Llangynidr Mountain: © Andrew Davies 2019
Driving across Llangynidr mountain on an early summer evening really is a breathtaking experience and one, which on a musical level, inspired the feeling and texture of the opening ideas of my piece. I recall this now as I drive across this mountain on my way to an ASO rehearsal where my initial musical thoughts for this piece will be made public.
Hearing real people play your music is a truly wonderful experience. Waiting for the first play-through is both immeasurably exciting and a little terrifying. On this occasion the fear is amplified by the fact I know the musical ideas are only half formed and not completely worked through. Being a testing ground, this project, however, affords the luxury of trying things out in a number of ways without fixing on a particular solution. Initially, this has been quite a challenge as I usually have all the major compositional decisions locked into place long before anyone else comes anywhere near looking at a score.
One of the areas within which I enjoyed this luxury was exploring how the music responded to a variety of tempi. By this I don’t just mean getting the precise metronome marking from an already narrow range of possibilities. Instead, testing ideas at radically different speeds offers possibilities not just for a single iteration of a particular idea but for the proliferation and variation of the idea throughout the eventual piece.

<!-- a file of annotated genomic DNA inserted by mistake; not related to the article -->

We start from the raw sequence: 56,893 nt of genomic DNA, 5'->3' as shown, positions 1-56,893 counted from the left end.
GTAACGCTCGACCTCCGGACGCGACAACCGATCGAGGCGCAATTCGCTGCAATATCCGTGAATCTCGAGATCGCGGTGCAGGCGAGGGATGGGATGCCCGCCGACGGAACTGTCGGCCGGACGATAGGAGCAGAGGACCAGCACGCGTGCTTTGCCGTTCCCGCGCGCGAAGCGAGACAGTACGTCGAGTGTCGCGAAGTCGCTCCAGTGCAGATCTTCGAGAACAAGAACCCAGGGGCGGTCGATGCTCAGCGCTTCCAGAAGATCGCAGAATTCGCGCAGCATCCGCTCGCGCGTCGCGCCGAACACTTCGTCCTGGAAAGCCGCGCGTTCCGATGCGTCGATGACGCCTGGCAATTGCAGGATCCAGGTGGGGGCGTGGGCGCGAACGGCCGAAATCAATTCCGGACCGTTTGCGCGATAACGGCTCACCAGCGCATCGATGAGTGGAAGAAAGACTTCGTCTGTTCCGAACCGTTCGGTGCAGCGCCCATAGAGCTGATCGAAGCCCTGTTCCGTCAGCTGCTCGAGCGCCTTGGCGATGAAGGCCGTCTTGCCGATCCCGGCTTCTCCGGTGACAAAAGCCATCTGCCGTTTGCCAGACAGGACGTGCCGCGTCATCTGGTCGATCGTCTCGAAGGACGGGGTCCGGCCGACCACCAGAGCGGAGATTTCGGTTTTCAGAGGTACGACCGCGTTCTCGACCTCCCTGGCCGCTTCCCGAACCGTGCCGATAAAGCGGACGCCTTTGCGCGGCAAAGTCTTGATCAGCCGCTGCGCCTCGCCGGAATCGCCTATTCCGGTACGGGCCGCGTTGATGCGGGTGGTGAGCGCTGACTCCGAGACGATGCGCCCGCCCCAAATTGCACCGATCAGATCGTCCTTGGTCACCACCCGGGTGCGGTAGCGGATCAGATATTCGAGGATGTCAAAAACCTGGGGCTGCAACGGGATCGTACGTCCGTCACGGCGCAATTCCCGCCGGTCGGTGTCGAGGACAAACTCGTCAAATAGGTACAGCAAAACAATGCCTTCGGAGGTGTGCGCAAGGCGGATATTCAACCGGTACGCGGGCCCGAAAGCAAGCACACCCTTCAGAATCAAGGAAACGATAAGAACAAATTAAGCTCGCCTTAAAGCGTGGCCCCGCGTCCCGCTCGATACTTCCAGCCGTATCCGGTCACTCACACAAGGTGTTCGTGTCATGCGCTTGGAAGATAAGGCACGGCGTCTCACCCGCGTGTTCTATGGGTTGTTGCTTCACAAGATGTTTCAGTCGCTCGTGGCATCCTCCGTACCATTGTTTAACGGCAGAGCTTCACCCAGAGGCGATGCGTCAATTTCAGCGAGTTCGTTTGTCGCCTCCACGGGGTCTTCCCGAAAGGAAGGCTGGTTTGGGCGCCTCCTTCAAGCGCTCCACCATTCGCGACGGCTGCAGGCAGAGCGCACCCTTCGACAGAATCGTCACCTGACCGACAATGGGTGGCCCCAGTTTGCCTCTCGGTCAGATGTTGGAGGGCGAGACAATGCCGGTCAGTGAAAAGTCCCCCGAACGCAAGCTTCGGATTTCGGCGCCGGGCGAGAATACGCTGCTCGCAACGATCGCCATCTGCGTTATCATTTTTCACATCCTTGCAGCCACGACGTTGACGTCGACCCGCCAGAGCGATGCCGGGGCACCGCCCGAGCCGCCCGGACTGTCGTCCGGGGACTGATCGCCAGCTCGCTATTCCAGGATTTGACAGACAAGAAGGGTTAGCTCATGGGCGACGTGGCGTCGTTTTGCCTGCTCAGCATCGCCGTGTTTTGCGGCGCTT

Another area of thought that has been challenged is the selection of the solo instruments. During the first play through of the material, it became apparent that the first entry of the flute soloist didn’t cut through the texture in an audible way. Playing the passage up the octave introduced a level of stress which was undesirable so that switching to piccolo as a solo instrument achieved a preferable result.
After the rehearsal, comments I received were all rather lovely, although many people had ideas (mostly wrong!) of what inspired the piece. One interesting comment, “were you inspired by the Symphony of Wind Instruments?” (I wasn’t, by the way!) would have annoyed my in the past. Maybe when a composer is struggling to find their own voice being likened to the sound of someone else can make one a bit tetchy. However, I do feel quite pleased that someone has put my music anywhere near Stravinsky.
Anyway, as all this has been processed it is now time to reflect and look at what Abergavenny Music needs next to develop and progress for the next rehearsal.
© Silurian Music 2019